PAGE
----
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Alysa Liu leaves Las Vegas without U.S. figure skating title, but full of optimism

Alysa Liu arrived at the U.S. Figure Skating Championships in Las Vegas as a two-time and reigning national champion with a lot of buzz, much of it the wrong kind.

She leaves without the title but with something that may prove just as important: an undiminished love of skating and competition.

“I didn’t expect much from myself, I expected the bare minimum, with how everything was going,” the 15-year-old told reporters after her fourth-place finish Saturday night. “And I’m definitely really happy with coming here and having this competition still go on. I was really grateful to compete again because I love competing. I like the feel of it.”

Liu may have ramped down her expectations, but her coach, Massimo Scali, came to Las Vegas with a loftier objective.

“The only goal we had for this competition was to perform and show an Alysa that is confident, and gorgeous, and with beautiful new qualities that no one ever saw before, that could prove to herself she is capable of anything,” Scali said.

A six-time Italian ice dance champion (with partner Federica Faiella), Scali’s English is a bit florid, but his words ring true.

Liu, who many expected to struggle at these U.S. Championships, instead showed maturing expression, speed and some solid triple jumps, including her triple Lutz-triple toe loop combination.

The teen from Richmond, California, fought off the challenges of a growth spurt, coaching changes, severely limited ice time and a hip injury in the last year to skate a clean, second-place short program and finish just 1.59 points behind bronze medalist Karen Chen.


It was far more than most expected. At the Las Vegas Invitational, a free skate-only team event in late October, Liu showed mostly double jumps. Later, she revealed a hip injury sustained during the event prevented her from training her triple jumps for several weeks this fall.

The injury was just the most recent of Liu’s trials. She has grown, she estimates, about three inches over the past year. In June, it was announced she parted company with lifelong coach Laura Lipetsky, who nurtured the triple Axel that led her to her two U.S. titles. The Covid-19 pandemic canceled plans to work full-time with Toronto-based Lee Barkell and Lori Nichol.

Even before that, with Bay Area rinks closed, Liu spent much of last spring off ice.

“I just stayed inside in my best friend’s house and just hung out every day,” she said. “That was fun, but obviously I didn’t skate, so I was like, ‘This was a little strange.’”

Eventually, Liu traveled to Delaware for ice, returning to California when homesickness proved hard to bear. At the beginning of last summer, she began working in earnest with Scali, although conditions were still restrictive at her home rink in Oakland. The duo also sought ice time in San Francisco and held zoom sessions with Barkell and Nichol.

“I introduced her to ballet, to Pilates, we do yoga once a week,” Scali said. “We are using my experience as a dancer in my life to transfer everything I know to bring her knowledge of her movement and passion and feelings on the ice, to really the highest level.”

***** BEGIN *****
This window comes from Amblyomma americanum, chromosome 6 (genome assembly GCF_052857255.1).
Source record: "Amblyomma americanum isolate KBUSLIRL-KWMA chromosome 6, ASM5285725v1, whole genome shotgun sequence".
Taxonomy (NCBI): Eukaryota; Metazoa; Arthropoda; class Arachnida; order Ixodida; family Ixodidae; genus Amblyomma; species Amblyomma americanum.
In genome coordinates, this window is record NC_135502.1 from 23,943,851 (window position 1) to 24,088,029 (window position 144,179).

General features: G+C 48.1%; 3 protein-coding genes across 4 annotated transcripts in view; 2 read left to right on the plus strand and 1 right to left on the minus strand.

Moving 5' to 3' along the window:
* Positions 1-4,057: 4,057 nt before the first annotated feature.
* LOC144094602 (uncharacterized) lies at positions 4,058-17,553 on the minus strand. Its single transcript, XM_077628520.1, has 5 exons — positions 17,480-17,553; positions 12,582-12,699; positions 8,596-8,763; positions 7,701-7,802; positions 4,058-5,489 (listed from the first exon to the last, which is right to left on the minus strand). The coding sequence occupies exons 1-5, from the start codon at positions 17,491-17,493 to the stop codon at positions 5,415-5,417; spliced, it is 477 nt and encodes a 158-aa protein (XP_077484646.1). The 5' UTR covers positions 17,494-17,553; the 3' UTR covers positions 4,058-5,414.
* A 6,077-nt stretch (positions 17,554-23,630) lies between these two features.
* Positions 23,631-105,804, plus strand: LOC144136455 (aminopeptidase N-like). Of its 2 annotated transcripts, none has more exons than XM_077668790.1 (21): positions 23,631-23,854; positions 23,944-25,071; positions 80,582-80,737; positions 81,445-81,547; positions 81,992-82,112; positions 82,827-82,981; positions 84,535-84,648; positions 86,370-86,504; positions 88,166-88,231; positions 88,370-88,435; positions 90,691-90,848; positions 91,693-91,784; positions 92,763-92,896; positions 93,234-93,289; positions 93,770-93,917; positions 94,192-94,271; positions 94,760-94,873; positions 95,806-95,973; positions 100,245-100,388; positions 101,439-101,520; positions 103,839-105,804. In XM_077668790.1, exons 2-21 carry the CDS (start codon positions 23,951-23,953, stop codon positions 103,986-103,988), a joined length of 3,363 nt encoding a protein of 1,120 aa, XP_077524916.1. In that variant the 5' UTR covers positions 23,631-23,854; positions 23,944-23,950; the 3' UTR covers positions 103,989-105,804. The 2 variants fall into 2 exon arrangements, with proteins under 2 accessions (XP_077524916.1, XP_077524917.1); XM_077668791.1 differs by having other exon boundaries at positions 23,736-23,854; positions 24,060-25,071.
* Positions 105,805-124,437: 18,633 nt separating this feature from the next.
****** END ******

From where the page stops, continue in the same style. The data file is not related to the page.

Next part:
The 41-year-old Scali, who retired from competition in 2011, began his coaching career in Michigan. At different times, he helped to train Maia Shibutani and Alex Shibutani, and Madison Hubbell and Zachary Donohue.

His specialties – skating skills, steps, performance quality, musical expression – were evident in Liu’s skating this week, particularly in her short program, choreographed by Nichol to music from “La Strada.”

“[We have] been working a lot on skating skills every day in practice and working on the choreography of the program, especially when I had my injury,” Liu said. “We especially worked on facial expressions in each part of the choreography. There is one part where I’m surprised or happy, and we worked a lot on that.”

Jeremy Abbott, the four-time U.S. champion, joined the team full-time, lending technical expertise to Liu’s jumps and spins as well as her overall performance.

“He is part of the team, and he is with us every single day,” said Scali. “In Oakland, there is also Phillip DeGuglielmo, who is mainly helping her with the [pole] harness to restart the big jumps.”

With the world junior championships canceled due to Covid-19, Liu is focused on next season, when she will finally be age-eligible to compete at senior international events.

She resumed training the triple Axel, at first working with DeGuglielmo on the harness but quickly progressing to on her own. Quadruple jumps, including the quad Lutz she landed last season, are next on the agenda.

“It actually didn’t take that long to land (triple Axel) again, probably because of muscle memory,” Liu said. “I didn’t train it a lot because we weren’t planning to incorporate it here because it was too close to nationals, and it still needed to get consistent, obviously.”

“We want to break back the big jumps, of course, better than before,” Scali said.

Assuming sporting events resume later this year, Liu – who turns 16 on Aug. 8 -- will likely compete on the fall Grand Prix circuit. Scali made clear that the 2022 Beijing Winter Olympics are very much on the radar.

“Definitely I told her about my experience with the Olympics [2002, 2006 and 2010], how exciting and how beautiful and unique that experience is,” he said. “When I first met her, I saw so much in her. The goal is to bring everything out, and she has so much to offer.”

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